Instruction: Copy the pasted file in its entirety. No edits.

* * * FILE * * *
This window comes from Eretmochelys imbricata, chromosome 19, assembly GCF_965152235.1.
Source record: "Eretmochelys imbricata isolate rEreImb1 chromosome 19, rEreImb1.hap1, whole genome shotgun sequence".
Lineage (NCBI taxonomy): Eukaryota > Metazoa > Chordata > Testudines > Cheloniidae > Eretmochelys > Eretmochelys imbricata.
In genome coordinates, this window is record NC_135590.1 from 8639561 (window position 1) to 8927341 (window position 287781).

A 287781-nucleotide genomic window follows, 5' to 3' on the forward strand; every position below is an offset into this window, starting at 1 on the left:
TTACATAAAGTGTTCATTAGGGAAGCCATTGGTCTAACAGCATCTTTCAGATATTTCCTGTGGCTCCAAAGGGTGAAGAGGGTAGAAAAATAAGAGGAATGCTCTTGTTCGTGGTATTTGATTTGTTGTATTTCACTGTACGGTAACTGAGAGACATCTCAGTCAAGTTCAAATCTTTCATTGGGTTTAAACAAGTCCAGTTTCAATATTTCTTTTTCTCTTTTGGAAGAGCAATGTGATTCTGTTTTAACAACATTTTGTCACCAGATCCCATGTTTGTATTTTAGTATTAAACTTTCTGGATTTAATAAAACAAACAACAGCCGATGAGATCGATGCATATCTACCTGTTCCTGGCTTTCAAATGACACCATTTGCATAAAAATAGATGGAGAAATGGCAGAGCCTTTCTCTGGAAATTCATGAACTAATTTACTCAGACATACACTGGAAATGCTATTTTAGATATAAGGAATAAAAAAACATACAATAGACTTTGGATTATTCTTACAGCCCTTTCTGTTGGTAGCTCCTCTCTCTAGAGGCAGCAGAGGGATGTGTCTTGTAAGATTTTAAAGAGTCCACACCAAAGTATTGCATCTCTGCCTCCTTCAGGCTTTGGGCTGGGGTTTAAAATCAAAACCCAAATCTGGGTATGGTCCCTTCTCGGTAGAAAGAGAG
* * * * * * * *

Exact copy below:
This window comes from Eretmochelys imbricata, chromosome 19, assembly GCF_965152235.1.
Source record: "Eretmochelys imbricata isolate rEreImb1 chromosome 19, rEreImb1.hap1, whole genome shotgun sequence".
Lineage (NCBI taxonomy): Eukaryota > Metazoa > Chordata > Testudines > Cheloniidae > Eretmochelys > Eretmochelys imbricata.
In genome coordinates, this window is record NC_135590.1 from 8639561 (window position 1) to 8927341 (window position 287781).

A 287781-nucleotide genomic window follows, 5' to 3' on the forward strand; every position below is an offset into this window, starting at 1 on the left:
TTACATAAAGTGTTCATTAGGGAAGCCATTGGTCTAACAGCATCTTTCAGATATTTCCTGTGGCTCCAAAGGGTGAAGAGGGTAGAAAAATAAGAGGAATGCTCTTGTTCGTGGTATTTGATTTGTTGTATTTCACTGTACGGTAACTGAGAGACATCTCAGTCAAGTTCAAATCTTTCATTGGGTTTAAACAAGTCCAGTTTCAATATTTCTTTTTCTCTTTTGGAAGAGCAATGTGATTCTGTTTTAACAACATTTTGTCACCAGATCCCATGTTTGTATTTTAGTATTAAACTTTCTGGATTTAATAAAACAAACAACAGCCGATGAGATCGATGCATATCTACCTGTTCCTGGCTTTCAAATGACACCATTTGCATAAAAATAGATGGAGAAATGGCAGAGCCTTTCTCTGGAAATTCATGAACTAATTTACTCAGACATACACTGGAAATGCTATTTTAGATATAAGGAATAAAAAAACATACAATAGACTTTGGATTATTCTTACAGCCCTTTCTGTTGGTAGCTCCTCTCTCTAGAGGCAGCAGAGGGATGTGTCTTGTAAGATTTTAAAGAGTCCACACCAAAGTATTGCATCTCTGCCTCCTTCAGGCTTTGGGCTGGGGTTTAAAATCAAAACCCAAATCTGGGTATGGTCCCTTCTCGGTAGAAAGAGAG